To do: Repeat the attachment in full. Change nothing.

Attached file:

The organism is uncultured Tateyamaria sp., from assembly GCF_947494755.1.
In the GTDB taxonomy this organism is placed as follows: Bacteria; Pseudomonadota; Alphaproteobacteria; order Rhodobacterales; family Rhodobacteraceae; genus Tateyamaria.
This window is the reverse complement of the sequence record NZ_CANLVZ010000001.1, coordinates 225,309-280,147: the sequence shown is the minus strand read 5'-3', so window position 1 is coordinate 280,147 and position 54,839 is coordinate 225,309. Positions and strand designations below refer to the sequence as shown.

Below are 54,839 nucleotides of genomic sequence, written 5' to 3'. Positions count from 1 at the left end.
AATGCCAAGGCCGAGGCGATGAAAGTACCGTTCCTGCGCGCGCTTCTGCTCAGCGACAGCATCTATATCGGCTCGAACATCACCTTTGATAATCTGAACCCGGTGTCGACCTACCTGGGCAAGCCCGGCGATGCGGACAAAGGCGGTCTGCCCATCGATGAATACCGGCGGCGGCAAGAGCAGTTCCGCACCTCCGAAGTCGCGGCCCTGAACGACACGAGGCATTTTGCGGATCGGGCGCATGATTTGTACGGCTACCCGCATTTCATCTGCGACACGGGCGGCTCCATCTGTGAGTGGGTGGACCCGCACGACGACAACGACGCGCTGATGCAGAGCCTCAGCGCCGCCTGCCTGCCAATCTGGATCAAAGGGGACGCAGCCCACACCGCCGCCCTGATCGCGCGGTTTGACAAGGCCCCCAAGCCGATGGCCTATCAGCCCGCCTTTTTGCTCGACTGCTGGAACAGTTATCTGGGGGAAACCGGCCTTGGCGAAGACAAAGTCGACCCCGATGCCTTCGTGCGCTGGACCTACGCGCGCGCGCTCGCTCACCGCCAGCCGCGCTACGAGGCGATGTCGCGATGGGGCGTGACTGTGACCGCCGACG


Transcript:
The organism is uncultured Tateyamaria sp., from assembly GCF_947494755.1.
In the GTDB taxonomy this organism is placed as follows: Bacteria; Pseudomonadota; Alphaproteobacteria; order Rhodobacterales; family Rhodobacteraceae; genus Tateyamaria.
This window is the reverse complement of the sequence record NZ_CANLVZ010000001.1, coordinates 225,309-280,147: the sequence shown is the minus strand read 5'-3', so window position 1 is coordinate 280,147 and position 54,839 is coordinate 225,309. Positions and strand designations below refer to the sequence as shown.

Below are 54,839 nucleotides of genomic sequence, written 5' to 3'. Positions count from 1 at the left end.
AATGCCAAGGCCGAGGCGATGAAAGTACCGTTCCTGCGCGCGCTTCTGCTCAGCGACAGCATCTATATCGGCTCGAACATCACCTTTGATAATCTGAACCCGGTGTCGACCTACCTGGGCAAGCCCGGCGATGCGGACAAAGGCGGTCTGCCCATCGATGAATACCGGCGGCGGCAAGAGCAGTTCCGCACCTCCGAAGTCGCGGCCCTGAACGACACGAGGCATTTTGCGGATCGGGCGCATGATTTGTACGGCTACCCGCATTTCATCTGCGACACGGGCGGCTCCATCTGTGAGTGGGTGGACCCGCACGACGACAACGACGCGCTGATGCAGAGCCTCAGCGCCGCCTGCCTGCCAATCTGGATCAAAGGGGACGCAGCCCACACCGCCGCCCTGATCGCGCGGTTTGACAAGGCCCCCAAGCCGATGGCCTATCAGCCCGCCTTTTTGCTCGACTGCTGGAACAGTTATCTGGGGGAAACCGGCCTTGGCGAAGACAAAGTCGACCCCGATGCCTTCGTGCGCTGGACCTACGCGCGCGCGCTCGCTCACCGCCAGCCGCGCTACGAGGCGATGTCGCGATGGGGCGTGACTGTGACCGCCGACG